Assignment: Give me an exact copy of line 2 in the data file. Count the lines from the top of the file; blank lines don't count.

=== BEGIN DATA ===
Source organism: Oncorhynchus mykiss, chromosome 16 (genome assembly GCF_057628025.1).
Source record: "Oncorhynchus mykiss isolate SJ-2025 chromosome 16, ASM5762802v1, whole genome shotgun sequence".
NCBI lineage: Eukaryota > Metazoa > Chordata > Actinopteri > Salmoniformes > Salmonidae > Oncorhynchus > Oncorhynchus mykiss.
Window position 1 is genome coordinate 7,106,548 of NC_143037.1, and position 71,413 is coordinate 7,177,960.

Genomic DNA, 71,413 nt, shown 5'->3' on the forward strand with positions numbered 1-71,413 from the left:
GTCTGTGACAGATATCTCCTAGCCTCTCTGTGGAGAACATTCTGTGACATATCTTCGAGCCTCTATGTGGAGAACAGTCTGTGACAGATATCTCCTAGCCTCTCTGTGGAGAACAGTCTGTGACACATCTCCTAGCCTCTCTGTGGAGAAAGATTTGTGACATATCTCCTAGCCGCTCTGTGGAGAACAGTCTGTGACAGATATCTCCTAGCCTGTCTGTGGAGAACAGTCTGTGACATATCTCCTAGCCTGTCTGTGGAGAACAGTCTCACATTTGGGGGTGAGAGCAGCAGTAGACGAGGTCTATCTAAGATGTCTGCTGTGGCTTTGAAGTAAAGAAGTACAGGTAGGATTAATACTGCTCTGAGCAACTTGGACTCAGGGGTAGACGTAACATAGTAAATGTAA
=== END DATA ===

Source record: "Oncorhynchus mykiss isolate SJ-2025 chromosome 16, ASM5762802v1, whole genome shotgun sequence".